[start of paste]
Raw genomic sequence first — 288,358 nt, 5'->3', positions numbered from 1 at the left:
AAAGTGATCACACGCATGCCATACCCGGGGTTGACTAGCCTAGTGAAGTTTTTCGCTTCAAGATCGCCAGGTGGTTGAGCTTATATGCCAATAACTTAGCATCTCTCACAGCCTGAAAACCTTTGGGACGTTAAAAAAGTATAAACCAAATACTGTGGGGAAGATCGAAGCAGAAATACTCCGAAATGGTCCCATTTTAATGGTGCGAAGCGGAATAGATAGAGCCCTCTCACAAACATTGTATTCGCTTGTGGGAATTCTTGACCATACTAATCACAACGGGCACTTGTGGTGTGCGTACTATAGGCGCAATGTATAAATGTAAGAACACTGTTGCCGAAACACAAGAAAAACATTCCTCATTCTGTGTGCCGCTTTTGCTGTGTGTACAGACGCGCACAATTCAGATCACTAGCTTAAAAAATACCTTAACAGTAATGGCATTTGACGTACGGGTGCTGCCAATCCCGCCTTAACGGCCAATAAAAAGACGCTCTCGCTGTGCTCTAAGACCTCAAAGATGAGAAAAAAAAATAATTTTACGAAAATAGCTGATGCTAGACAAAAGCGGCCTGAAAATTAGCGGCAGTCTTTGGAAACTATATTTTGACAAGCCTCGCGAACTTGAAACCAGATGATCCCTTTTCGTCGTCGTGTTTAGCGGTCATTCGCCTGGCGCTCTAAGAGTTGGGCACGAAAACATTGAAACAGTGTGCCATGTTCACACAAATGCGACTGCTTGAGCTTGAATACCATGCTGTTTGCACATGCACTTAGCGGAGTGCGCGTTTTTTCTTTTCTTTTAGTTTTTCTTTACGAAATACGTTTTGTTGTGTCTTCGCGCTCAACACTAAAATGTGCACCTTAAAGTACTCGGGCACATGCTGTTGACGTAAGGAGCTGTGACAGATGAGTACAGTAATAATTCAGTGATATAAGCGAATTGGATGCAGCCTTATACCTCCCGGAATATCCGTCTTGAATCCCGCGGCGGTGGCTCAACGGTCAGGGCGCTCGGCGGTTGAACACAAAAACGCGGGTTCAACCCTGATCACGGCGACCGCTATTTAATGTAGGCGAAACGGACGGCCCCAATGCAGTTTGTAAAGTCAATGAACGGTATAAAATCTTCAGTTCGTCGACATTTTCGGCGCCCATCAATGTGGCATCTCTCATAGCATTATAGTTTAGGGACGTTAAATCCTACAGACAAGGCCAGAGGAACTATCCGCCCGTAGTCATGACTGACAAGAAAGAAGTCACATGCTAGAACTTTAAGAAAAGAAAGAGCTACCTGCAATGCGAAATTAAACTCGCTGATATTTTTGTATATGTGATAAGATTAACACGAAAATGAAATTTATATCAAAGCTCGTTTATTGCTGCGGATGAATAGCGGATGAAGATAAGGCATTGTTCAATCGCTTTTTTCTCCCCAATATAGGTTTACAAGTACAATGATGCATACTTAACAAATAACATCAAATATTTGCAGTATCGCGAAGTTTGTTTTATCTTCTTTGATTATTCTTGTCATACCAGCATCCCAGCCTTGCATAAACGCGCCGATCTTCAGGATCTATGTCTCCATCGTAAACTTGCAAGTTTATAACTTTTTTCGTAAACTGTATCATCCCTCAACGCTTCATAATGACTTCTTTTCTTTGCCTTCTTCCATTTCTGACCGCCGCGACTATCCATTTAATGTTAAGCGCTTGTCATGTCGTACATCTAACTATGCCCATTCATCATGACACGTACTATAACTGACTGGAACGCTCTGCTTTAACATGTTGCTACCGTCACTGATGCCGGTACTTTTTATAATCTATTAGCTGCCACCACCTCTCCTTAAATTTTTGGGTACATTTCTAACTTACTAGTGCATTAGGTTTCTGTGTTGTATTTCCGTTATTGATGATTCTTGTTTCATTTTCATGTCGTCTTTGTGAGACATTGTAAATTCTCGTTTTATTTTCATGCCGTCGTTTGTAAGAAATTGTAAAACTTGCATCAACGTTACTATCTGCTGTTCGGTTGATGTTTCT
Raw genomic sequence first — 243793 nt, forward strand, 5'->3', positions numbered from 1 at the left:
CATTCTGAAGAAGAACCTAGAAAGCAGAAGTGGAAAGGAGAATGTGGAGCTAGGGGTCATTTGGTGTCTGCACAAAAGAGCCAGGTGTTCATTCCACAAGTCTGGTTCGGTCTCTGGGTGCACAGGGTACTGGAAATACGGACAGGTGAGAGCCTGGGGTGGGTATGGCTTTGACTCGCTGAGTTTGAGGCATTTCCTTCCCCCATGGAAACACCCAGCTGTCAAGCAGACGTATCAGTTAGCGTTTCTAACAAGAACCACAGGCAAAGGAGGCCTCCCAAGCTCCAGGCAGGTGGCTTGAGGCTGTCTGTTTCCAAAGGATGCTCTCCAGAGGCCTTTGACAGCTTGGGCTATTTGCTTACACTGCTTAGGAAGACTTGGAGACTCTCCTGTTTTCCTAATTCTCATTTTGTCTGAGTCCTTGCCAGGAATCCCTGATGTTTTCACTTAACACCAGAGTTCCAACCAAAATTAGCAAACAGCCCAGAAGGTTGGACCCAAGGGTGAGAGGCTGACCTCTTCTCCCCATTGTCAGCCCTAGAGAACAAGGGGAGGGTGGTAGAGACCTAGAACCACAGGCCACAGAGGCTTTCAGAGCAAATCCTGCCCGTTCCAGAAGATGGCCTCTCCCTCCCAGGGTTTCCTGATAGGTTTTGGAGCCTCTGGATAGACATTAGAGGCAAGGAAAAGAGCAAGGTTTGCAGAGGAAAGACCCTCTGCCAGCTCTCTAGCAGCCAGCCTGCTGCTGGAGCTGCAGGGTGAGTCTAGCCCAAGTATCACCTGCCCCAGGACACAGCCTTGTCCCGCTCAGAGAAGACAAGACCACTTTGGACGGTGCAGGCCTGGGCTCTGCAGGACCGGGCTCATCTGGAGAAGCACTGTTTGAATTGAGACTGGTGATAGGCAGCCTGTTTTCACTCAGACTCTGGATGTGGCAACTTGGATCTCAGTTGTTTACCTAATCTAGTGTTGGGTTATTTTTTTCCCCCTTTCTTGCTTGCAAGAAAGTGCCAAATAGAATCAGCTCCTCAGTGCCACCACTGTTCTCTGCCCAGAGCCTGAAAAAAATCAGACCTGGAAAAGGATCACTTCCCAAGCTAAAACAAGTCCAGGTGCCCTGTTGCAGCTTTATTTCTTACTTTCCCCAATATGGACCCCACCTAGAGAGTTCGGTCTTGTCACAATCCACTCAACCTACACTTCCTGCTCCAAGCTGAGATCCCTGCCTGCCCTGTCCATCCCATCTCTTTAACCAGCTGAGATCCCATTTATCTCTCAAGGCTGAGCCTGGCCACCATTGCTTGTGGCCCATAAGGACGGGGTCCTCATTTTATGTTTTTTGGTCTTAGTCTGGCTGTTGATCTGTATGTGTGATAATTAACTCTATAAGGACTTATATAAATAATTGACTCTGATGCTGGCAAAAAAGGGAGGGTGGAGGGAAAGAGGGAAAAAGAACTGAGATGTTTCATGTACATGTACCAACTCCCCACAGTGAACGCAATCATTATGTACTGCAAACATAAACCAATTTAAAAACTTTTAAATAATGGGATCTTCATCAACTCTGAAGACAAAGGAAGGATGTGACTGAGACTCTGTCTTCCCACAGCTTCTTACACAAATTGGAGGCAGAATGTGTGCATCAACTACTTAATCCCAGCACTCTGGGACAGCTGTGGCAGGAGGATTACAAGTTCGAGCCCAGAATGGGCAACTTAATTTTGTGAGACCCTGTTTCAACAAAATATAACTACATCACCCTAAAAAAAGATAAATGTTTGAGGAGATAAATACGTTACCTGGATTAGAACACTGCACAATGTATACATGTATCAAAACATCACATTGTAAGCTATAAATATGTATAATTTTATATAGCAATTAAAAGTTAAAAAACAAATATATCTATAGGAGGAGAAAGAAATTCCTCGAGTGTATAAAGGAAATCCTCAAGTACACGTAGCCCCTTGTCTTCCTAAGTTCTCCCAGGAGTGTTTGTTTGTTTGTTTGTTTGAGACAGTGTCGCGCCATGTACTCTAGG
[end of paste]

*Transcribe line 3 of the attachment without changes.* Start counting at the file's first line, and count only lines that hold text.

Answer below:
Raw genomic sequence first — 243793 nt, forward strand, 5'->3', positions numbered from 1 at the left: